LGBTQ Immigration Lawyer
LGBT Immigration Lawyer
The U.S. Supreme Court struck down Section 3 of the Defense of Marriage Act “DOMA” on June 26, 2013, which formerly discriminated against married lesbian and gay couples for the purposes of determining federal benefits and protections. Since June 26, 2013, the U.S. federal government is required to recognize same-sex marriages and extend equal protection under the law to same sex married couples as it pertains to federal benefits and protections; which includes U.S. immigration status and protections.
Fiance Visas for Same-sex Couples
A U.S. citizen in a same-sex relationship can petition for their immigrant fiancé through the K-1 visa process. The purpose of the K-1 visa is to show the couple's intention to marry within 90 days of your fiancé(e) entering the United States. If you are seeking an LGBT K1 Visa, contact our immigration lawyer today!
The U.S. federal government recognizing same-sex marriages allows for U.S. Citizens to petition for their same sex spouse/partner for immigration benefits. These immigration benefits include lawful permanent residency (green card) as well as being the dependent of a non-immigrant visa like an E-2,, L-1, O-1,etc. The importance of having an experienced immigration attorney is critical, but this experience should be focused on handling the sensitive nature of same-sex marriages and U.S. immigration. At NeJame Law we have handled many same-sex marriage cases. We understand the hurdles many LGBTQI couples face, despite these changes in law. The immigration process is complex, but our LGBTQI immigration attorney in Orlando will be with you every step of the way!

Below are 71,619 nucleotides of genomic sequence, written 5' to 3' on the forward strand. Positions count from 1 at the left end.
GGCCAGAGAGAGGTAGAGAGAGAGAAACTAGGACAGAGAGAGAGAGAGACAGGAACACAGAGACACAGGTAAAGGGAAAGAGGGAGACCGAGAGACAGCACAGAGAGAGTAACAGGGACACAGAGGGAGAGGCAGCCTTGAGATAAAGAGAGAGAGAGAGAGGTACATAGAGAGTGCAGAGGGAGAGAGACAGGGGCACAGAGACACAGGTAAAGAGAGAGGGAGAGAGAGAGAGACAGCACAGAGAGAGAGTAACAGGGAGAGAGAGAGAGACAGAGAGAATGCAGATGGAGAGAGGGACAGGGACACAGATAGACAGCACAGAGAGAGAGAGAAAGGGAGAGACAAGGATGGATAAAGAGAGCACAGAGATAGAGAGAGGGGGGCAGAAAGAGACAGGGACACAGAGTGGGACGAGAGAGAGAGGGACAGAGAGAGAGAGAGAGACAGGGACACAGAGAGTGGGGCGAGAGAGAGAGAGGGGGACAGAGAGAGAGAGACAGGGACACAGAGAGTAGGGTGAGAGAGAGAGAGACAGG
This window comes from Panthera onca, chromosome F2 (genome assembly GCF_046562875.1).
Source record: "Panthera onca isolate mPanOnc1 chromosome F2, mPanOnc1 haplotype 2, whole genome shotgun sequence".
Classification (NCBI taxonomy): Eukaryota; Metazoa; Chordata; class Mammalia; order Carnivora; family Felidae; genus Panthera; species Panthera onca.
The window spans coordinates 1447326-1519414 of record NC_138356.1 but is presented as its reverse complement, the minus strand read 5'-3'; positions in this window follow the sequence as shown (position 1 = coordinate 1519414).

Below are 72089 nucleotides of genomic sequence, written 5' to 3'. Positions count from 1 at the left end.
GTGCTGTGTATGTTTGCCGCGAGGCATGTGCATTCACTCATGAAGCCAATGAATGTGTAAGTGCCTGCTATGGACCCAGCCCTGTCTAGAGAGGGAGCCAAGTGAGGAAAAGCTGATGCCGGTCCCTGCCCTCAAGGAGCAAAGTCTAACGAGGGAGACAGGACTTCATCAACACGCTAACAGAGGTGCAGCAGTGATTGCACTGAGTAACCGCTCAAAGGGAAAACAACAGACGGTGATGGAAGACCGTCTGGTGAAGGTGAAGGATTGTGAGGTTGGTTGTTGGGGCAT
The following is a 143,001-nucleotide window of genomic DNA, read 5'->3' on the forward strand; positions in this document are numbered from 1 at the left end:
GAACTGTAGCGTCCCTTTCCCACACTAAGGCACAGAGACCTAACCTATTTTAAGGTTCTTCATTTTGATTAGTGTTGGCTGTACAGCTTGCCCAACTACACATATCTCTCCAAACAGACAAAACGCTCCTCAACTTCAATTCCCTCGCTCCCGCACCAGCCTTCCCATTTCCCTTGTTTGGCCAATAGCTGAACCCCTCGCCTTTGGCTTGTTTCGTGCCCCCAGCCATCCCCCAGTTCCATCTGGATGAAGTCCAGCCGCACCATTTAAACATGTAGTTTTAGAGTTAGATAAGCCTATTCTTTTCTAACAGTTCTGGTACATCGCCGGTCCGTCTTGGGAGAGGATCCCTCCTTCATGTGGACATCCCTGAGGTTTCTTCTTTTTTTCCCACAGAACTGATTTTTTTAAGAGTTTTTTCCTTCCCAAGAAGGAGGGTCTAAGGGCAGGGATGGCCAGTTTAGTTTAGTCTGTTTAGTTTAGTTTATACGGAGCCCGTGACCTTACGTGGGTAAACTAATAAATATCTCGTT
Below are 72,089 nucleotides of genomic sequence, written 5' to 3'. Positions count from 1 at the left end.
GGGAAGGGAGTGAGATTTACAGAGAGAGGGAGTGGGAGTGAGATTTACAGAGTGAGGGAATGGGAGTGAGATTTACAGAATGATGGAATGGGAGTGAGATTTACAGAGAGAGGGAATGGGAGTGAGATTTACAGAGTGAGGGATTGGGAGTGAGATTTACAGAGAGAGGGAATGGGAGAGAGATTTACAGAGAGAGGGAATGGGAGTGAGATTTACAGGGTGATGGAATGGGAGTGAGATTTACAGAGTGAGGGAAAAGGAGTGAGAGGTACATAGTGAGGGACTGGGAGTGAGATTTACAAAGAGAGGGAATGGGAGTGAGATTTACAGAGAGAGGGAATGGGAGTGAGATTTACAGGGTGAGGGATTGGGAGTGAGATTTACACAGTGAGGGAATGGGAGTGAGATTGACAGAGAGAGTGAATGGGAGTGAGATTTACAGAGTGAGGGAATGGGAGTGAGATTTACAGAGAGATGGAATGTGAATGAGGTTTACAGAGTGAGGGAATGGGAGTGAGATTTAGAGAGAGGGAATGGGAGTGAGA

Asylum Based on Sexual Orientation, Gender Identity, and HIV Status
Asylum applicants are required to show that they meet the definition of a refugee and have a fear of persecution in their home country as a result of their race, religion, political opinion, nationality, or membership in a particular social group. As a result, asylee status may be obtained by showing that an asylum applicant has a fear of persecution based on their membership in a social group based on sexual orientation, gender identity, and even HIV positive status and a lack of proper medical treatment.
Evidence of past suffering, sexual abuse, physical abuse or fear of future persecution in an individual’s home country due to their gender identity and/or sexual orientation (and sometimes even perceived sexual orientation) provides grounds for asylum in the United States.
Contact our LGBT immigration lawyer today at (407) 500-0000. You may also fill out our online form and we will get back to you shortly.